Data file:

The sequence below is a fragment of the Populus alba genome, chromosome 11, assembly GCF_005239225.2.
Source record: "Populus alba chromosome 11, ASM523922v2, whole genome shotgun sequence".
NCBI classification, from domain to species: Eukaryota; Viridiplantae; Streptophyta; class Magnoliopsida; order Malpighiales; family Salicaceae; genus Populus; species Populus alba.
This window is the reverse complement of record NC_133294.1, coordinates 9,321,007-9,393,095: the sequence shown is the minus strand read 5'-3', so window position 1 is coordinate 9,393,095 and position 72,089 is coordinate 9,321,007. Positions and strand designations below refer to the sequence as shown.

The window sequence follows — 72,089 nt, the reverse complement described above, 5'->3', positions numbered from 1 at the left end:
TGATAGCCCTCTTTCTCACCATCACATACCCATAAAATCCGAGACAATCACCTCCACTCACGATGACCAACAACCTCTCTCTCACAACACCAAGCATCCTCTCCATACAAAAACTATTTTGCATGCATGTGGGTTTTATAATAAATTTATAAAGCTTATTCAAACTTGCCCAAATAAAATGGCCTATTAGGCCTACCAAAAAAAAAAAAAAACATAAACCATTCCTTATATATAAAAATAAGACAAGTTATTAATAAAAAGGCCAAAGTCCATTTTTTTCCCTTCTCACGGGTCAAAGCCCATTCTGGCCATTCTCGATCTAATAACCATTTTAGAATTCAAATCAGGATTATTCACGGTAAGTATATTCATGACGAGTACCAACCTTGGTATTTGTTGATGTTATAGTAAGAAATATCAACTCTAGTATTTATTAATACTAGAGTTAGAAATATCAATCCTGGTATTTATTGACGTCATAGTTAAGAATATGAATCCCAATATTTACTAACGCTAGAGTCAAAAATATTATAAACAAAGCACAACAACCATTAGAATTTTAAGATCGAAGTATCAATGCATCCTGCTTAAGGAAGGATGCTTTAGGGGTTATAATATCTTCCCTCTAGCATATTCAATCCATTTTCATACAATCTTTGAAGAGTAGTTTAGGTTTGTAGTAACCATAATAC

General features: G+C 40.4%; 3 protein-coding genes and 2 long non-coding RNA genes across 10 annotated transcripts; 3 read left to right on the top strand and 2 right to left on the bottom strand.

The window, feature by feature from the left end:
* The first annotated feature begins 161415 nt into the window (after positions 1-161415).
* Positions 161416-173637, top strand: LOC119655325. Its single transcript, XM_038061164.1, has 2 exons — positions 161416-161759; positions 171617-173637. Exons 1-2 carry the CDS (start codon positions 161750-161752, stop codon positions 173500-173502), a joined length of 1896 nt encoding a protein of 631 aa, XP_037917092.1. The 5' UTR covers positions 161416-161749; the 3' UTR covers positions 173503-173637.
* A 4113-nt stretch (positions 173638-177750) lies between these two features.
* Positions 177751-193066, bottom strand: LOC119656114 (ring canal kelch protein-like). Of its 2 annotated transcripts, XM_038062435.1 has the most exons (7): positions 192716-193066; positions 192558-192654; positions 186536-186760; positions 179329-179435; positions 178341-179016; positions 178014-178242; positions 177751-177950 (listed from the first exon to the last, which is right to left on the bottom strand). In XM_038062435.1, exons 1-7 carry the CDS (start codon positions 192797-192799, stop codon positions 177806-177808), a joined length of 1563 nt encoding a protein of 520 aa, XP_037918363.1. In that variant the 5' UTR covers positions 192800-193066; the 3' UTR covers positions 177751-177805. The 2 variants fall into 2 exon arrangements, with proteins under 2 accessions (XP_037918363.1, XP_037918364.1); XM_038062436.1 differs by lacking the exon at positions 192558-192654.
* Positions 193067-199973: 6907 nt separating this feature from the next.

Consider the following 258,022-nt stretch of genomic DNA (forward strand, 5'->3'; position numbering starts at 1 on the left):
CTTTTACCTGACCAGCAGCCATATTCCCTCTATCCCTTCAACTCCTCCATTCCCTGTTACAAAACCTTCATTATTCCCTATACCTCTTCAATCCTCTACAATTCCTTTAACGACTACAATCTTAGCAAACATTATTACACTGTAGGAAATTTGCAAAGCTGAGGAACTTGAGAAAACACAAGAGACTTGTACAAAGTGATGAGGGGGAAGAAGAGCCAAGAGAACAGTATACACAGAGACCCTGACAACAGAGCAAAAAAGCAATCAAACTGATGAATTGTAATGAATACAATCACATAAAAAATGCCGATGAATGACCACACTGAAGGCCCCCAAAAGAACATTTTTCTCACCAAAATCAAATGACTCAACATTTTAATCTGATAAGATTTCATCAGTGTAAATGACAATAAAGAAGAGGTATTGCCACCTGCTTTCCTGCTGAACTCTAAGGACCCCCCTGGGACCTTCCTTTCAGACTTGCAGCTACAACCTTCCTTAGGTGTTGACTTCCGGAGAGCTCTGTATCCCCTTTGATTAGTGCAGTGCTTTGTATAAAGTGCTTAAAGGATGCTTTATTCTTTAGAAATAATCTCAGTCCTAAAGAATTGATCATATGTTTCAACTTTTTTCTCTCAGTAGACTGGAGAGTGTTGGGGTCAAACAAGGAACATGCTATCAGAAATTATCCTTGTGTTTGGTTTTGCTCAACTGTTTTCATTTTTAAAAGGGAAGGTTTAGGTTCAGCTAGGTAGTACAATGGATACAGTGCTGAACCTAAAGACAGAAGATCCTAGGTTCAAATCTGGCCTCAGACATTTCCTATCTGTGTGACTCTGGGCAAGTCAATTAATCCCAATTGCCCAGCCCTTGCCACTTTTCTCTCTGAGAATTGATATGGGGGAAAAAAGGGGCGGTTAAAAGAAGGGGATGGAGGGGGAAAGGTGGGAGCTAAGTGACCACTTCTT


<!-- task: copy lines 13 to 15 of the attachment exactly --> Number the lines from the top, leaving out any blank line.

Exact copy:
* Positions 193067-199973: 6907 nt separating this feature from the next.

Consider the following 258,022-nt stretch of genomic DNA (forward strand, 5'->3'; position numbering starts at 1 on the left):
CTTTTACCTGACCAGCAGCCATATTCCCTCTATCCCTTCAACTCCTCCATTCCCTGTTACAAAACCTTCATTATTCCCTATACCTCTTCAATCCTCTACAATTCCTTTAACGACTACAATCTTAGCAAACATTATTACACTGTAGGAAATTTGCAAAGCTGAGGAACTTGAGAAAACACAAGAGACTTGTACAAAGTGATGAGGGGGAAGAAGAGCCAAGAGAACAGTATACACAGAGACCCTGACAACAGAGCAAAAAAGCAATCAAACTGATGAATTGTAATGAATACAATCACATAAAAAATGCCGATGAATGACCACACTGAAGGCCCCCAAAAGAACATTTTTCTCACCAAAATCAAATGACTCAACATTTTAATCTGATAAGATTTCATCAGTGTAAATGACAATAAAGAAGAGGTATTGCCACCTGCTTTCCTGCTGAACTCTAAGGACCCCCCTGGGACCTTCCTTTCAGACTTGCAGCTACAACCTTCCTTAGGTGTTGACTTCCGGAGAGCTCTGTATCCCCTTTGATTAGTGCAGTGCTTTGTATAAAGTGCTTAAAGGATGCTTTATTCTTTAGAAATAATCTCAGTCCTAAAGAATTGATCATATGTTTCAACTTTTTTCTCTCAGTAGACTGGAGAGTGTTGGGGTCAAACAAGGAACATGCTATCAGAAATTATCCTTGTGTTTGGTTTTGCTCAACTGTTTTCATTTTTAAAAGGGAAGGTTTAGGTTCAGCTAGGTAGTACAATGGATACAGTGCTGAACCTAAAGACAGAAGATCCTAGGTTCAAATCTGGCCTCAGACATTTCCTATCTGTGTGACTCTGGGCAAGTCAATTAATCCCAATTGCCCAGCCCTTGCCACTTTTCTCTCTGAGAATTGATATGGGGGAAAAAAGGGGCGGTTAAAAGAAGGGGATGGAGGGGGAAAGGTGGGAGCTAAGTGACCACTTCTT